Speaker Madigan: ‘I take responsibility’ for not doing enough on sexual harassment issue

Amid rising frustration within his party, Speaker Michael Madigan on Friday said he shoulders “responsibility” for failing to do more to ensure equality in the Statehouse and on the campaign trail.

The letter sent to lawmakers late Friday afternoon marked a reversal from just a few days ago, when Madigan allowed his campaign attorney to do most of the talking about the speaker’s handling of a sexual harassment complaint against one of his top political aides.

“I would never condone, sweep under the rug or refuse to take any step to ensure we did not eradicate any behavior of this kind. I understand the ‘knock it off’ mentality is not enough, and we must, and will, do better moving forward,” said Madigan, a reference to a phrase he used last fall when the issue of sexual harassment surfaced at the Capitol. “We must do better. We will do better.”

Madigan, who doubles as chairman of the Illinois Democratic Party, also revealed that he has retained an attorney to receive and investigate harassment allegations on his political staff as well as “provide independent review of allegations, conduct investigations, and provide recommendations for updating policies and procedures, including clear rules for conduct and penalties for violations.”

On Monday, Madigan announced longtime 13th Ward political operative Kevin Quinn was cut loose. The announcement came hours after the Chicago Tribune interviewed campaign worker Alaina Hampton, who shared text messages that detail a relentless series of entreaties from Quinn, her supervisor. Quinn also commented on her appearance, calling her “smoking hot.”

Hampton filed a complaint with the Equal Employment Opportunity Commission in Chicago. She said she believes her situation was the subject of a cover-up, and questioned if Madigan would have acted if she were not about to go public with her allegations.

Madigan denied that during a Tuesday press conference in which his attorney, Heather Wier Vaught, fielded most of the questions. Madigan’s most robust comments came when responding to Rep. Scott Drury, a Democratic candidate for attorney general and critic of Madigan who called on him to resign.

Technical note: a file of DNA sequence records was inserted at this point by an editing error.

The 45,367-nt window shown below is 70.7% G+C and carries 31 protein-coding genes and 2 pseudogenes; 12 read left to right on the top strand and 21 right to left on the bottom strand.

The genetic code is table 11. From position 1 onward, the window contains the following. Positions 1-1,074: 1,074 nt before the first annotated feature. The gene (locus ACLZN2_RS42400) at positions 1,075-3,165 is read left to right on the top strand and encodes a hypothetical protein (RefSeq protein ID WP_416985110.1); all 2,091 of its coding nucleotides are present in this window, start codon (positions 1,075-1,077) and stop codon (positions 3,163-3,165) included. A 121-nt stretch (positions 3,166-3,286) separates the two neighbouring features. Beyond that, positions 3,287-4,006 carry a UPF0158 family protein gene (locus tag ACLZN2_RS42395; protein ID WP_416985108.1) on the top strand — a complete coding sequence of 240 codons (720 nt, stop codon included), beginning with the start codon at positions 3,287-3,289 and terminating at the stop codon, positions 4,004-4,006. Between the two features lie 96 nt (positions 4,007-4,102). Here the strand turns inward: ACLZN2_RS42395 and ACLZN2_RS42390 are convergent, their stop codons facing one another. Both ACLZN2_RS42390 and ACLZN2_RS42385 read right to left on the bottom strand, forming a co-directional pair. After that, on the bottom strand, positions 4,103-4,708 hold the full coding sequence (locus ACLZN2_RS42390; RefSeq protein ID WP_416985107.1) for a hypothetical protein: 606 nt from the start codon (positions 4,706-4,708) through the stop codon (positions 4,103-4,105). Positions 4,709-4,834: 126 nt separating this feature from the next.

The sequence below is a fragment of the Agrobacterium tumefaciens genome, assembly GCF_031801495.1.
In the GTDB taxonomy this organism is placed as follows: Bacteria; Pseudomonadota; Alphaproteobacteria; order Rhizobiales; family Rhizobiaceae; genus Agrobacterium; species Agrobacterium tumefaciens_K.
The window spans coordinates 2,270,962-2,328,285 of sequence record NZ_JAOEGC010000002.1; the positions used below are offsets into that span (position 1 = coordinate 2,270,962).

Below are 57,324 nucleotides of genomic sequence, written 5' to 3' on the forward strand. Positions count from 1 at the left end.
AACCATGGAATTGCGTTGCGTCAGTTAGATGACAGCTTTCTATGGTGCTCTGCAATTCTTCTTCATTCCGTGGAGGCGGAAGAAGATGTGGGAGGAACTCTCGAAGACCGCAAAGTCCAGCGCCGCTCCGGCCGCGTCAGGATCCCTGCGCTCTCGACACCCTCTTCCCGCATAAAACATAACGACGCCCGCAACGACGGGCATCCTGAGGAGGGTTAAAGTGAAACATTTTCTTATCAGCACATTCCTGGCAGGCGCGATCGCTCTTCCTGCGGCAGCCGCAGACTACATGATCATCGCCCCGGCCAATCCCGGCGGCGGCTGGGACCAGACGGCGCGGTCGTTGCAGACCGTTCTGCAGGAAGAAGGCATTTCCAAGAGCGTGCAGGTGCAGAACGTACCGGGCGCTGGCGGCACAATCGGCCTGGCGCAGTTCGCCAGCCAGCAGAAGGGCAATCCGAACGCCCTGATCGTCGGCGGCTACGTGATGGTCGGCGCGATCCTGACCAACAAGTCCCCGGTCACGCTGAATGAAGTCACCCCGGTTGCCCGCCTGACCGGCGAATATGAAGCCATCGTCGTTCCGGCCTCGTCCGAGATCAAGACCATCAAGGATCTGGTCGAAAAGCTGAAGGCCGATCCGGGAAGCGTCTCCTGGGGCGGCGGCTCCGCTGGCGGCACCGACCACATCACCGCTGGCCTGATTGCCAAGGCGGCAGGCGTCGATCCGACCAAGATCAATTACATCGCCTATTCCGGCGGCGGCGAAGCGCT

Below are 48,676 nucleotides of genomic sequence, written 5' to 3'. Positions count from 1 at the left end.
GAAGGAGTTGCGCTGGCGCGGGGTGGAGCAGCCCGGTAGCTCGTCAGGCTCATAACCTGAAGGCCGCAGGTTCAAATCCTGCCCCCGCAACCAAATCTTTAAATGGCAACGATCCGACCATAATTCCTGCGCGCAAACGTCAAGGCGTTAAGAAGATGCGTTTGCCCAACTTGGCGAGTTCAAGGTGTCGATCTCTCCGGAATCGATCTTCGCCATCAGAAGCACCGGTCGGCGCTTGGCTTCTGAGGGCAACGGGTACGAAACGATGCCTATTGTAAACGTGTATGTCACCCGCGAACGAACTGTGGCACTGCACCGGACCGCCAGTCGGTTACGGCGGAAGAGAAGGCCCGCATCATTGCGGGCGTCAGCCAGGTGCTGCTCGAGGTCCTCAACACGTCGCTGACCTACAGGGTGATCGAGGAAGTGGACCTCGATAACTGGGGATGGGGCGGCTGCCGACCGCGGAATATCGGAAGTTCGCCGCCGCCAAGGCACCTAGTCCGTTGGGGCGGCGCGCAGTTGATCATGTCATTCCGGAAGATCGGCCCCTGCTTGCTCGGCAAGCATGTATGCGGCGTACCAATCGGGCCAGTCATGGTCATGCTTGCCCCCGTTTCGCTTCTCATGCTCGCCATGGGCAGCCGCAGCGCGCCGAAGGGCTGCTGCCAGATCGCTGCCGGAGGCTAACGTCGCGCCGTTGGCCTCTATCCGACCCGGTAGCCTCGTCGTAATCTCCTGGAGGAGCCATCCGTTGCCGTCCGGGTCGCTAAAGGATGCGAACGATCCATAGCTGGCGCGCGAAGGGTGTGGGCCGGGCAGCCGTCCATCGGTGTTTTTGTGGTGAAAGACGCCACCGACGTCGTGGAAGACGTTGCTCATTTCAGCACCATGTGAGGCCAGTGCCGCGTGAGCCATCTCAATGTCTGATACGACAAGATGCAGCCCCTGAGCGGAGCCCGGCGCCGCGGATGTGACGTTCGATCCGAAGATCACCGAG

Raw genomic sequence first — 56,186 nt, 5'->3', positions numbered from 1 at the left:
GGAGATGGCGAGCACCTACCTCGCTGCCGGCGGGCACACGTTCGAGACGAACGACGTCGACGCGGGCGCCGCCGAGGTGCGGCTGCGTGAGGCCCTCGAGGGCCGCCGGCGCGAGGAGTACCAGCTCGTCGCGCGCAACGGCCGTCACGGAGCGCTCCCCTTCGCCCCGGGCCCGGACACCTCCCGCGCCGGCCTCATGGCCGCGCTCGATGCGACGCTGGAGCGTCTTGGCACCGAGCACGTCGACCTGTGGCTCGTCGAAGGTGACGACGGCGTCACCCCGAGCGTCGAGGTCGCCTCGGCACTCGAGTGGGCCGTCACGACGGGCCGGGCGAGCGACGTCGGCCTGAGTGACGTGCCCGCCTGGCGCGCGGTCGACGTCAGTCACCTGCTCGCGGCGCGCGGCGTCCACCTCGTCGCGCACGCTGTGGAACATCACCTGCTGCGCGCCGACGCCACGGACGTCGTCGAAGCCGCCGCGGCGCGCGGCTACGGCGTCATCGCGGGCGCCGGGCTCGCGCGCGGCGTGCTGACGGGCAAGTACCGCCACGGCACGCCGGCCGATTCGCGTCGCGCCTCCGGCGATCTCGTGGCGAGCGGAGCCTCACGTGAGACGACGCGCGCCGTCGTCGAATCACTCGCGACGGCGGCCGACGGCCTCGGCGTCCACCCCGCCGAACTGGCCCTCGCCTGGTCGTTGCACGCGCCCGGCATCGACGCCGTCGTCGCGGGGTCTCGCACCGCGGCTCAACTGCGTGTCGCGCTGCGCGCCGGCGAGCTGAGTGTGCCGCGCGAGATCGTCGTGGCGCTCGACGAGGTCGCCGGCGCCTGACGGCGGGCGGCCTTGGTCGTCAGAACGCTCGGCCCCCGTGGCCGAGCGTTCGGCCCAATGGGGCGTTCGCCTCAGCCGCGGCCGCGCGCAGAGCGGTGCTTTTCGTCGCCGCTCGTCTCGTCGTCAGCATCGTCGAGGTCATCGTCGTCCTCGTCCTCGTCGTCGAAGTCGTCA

Madigan said he would not step down, and dismissed Drury as following in Republican Gov. Bruce Rauner’s footsteps.

Since then, lawmakers on both sides of the aisle have raised questions about Madigan’s response to the allegations against Quinn and called for changes to protect those who come forward with complaints.

On Friday, Madigan said in the letter that it was clear from “the number and nature of the conversations taking place” that “we haven’t done enough.”

“I take responsibility for that,” Madigan said.

The letter went out shortly before NBC Ch. 5 reported that Quinn’s estranged wife, Sarah McKay, faxed a letter in August to Madigan chief of staff Tim Mapes alleging mistreatment by Quinn.

“It was verbal abuse, and then it became physical,” McKay told NBC. ” … I reached out, pleading for help, and they ignored me, and I have two children.”

Quinn pleaded guilty last month to disorderly conduct, a case arising from what Madigan aides have said was the couple’s divorce proceedings. Quinn was arrested Thursday at his Southwest Side home for allegedly violating an order of protection over texts and calls, police said.